The stupas were wrapped with pure gold, the Fifth's stupa hass over 3700 kg of gold, stands 14 meters high and is studded wih precious stones such as ambers, rubies, diamonds. It was a most impressive sight. Although I had not seen the pyramids of Egypt and the tombs of the kings there, I imagine the stupas here are just as grand if not more! The other stupas are smaller, but also impressive.
There were "treasure rooms" inside the Potala where gifts from all over the world to the Dalai Lamas over the centuries were stored. Any of these rooms full of buddhism statues are worthy rival of any museums of the world. Because they were for the Dalai Lamas, only the best would do. However, these rooms and treasures were not generally well-lit, and the statues were packed full on shelves.
Dogs do the Barkor circuit too
It was nothing short of amazing.
There were also many murals in the palace, showing buddism events, Tibetan histories, and other things of religious significance. The 14th Dalai Lama talked about how he learned a lot of history of Tibet from these murals in books such as "The history of Tibet, conversations with the Dalai Lama" by Thomas Laird, which I only half finished before the trip.
We were out of the palace with no time to spare. We walked down the ramps on the back of the Potala. Outside the back gate which comes out at the west side of the Potala, there was this kid, maybe 6 or 7 years old, who was having fun practicing throwing himself on the ground. He did it as if it was a game or something he really enjoyed doing. We visited a store which sells carpets and thangkas.
This monk was circumambulating the Barkor circuit
They had supposedly old thangkas obtained from people, as well as modern ones. We then walked across the square, past the reconstructed west gate to the little medicine buddha hill with 3 chortens (stupas). This was a popular and great place for a photo of the Potala with the stupas in the foreground. In our hotel, there was an old photo of the Potala from this viewpoint, except there were people on horsebacks near the west gate!
We had lunch and a little rest before we set out on our minibus to visit the Norbulingka, the summer palace of the 13th and 14th Dalai Lama. Although not that far from the Potala, this was an entirely different palace. It has a large garden, ponds with pavillions, and LOTS of blooming flowers. Although some were in pots, the place definitely felt like a summer garden.
Pilgrims prostrating in front of the Jokhang
It also covered a large area, with a small zoo. I hope the animals were in better shapes than they were, but it's not a modern or naturalist zoo, and the animals were in concrete cells. China has a ways to go on its zoo technology and education of people on how to be nice to animals. We were upset to see some monks throwing rocks at the lions in order to make them roar, even our Tibetan guide was embarrassed to see such uncivilized behavior. What would the Dalai Lama think about that! We thought these bad monks would be reincarnated into zoo animals right here!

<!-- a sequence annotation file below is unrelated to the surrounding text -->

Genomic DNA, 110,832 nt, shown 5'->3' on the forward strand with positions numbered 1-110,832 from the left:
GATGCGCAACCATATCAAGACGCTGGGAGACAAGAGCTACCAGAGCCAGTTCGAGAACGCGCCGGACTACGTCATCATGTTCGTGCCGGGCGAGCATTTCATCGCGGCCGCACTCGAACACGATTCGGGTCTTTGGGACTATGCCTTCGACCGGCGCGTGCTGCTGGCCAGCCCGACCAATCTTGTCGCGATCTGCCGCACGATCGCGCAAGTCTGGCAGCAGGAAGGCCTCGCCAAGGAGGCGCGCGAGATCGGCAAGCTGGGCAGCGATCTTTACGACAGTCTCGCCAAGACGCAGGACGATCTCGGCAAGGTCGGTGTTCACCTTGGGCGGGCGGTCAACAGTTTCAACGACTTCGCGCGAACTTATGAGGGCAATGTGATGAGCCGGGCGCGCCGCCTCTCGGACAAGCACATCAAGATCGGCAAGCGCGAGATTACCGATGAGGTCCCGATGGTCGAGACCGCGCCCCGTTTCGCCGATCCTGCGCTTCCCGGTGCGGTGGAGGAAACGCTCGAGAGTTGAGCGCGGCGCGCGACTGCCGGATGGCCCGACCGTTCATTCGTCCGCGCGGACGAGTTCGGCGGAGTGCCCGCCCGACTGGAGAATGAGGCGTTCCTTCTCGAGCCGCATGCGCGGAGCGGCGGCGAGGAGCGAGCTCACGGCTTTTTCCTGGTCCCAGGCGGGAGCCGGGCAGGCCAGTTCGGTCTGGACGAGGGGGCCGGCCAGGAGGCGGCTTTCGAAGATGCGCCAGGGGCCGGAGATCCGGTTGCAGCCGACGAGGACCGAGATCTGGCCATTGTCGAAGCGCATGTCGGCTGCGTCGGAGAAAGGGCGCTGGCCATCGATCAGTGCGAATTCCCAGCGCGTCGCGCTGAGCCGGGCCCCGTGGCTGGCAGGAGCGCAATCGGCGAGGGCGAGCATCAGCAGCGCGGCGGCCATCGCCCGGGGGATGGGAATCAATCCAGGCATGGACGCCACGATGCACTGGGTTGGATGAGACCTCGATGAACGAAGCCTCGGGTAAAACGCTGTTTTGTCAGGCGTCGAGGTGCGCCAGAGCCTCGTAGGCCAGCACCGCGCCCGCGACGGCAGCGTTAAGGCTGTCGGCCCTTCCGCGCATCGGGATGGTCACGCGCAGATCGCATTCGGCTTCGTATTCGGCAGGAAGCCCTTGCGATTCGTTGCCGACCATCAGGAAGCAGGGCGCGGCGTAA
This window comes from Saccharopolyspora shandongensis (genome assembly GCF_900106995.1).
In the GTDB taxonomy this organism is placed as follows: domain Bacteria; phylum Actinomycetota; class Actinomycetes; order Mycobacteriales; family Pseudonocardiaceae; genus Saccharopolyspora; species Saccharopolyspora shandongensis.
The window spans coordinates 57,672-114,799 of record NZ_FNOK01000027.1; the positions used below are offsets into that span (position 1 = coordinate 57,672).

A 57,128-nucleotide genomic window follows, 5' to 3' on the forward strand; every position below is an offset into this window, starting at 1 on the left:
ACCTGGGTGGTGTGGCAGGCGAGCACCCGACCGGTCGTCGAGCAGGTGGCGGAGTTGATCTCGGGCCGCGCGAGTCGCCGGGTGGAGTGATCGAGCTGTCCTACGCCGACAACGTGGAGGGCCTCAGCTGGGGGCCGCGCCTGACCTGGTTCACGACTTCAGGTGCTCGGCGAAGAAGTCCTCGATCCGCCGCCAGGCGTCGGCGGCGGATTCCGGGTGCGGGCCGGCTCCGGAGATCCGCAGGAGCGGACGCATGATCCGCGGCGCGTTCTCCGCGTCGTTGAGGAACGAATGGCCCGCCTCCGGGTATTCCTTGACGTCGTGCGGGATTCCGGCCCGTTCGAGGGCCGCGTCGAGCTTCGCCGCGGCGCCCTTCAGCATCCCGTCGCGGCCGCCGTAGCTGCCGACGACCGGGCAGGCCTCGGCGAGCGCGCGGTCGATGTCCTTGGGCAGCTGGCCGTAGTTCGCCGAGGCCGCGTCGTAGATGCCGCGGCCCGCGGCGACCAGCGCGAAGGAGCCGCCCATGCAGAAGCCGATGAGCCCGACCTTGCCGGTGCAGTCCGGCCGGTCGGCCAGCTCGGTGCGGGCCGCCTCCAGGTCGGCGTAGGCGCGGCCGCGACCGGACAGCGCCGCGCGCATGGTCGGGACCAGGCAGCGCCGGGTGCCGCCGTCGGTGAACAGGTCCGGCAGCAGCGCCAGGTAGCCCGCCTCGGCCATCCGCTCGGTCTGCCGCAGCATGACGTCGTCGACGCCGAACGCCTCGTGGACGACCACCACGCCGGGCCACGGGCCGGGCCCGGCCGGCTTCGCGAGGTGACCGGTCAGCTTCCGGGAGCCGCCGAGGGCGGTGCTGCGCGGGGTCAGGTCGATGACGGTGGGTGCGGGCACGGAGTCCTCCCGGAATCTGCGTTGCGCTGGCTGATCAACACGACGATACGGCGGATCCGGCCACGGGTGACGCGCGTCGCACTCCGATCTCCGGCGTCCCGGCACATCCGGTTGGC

In the building which was the residence of the 14th Dalai Lama, there was a mural dipicting the history of Tibet. Starting from the monkey which was believed to be the ancestor of all Tibetan people to the building of the Potala Palace and to more modern times.
Pilgrims in front of the Jokhang
On one other mural, a likeness of the 14th was visible at the far end. However, most pilgrims who went from room to room, here or in the Potala or in other monasteries went from room to room quickly, they would prostrate or pray or put their heads on the foot of statues or walls, never saw anything on the wall, or even looked at the statues closely. To them, the importance was not the art of these creations, but just their devotion. It's a pity.
After returning to the hotel for a little rest, we walked over to the Tibetan medical institute where we had arranged to meet the director. The institute is now a hospital. The director who spoke good English gave us an introduction of the Tibetan medical theories and practices, showing us some of the medical thangkas which were used for teaching.
This dog must lived around the Jokhang, we saw it almost every time we went to the square in front of the Jokhang.
It was very interesting, and I learned that Tibetans also had acupunture! Except they used only one needle, and they poke you on the top of your head.
Afterwards some of us decided to walk the Barkor circuit again, trying to do it at pilgrim's pace. It was not easy, there were lots of distractions for us, but it was a nice walk and a good way to get a feel of what the pilgrims go through.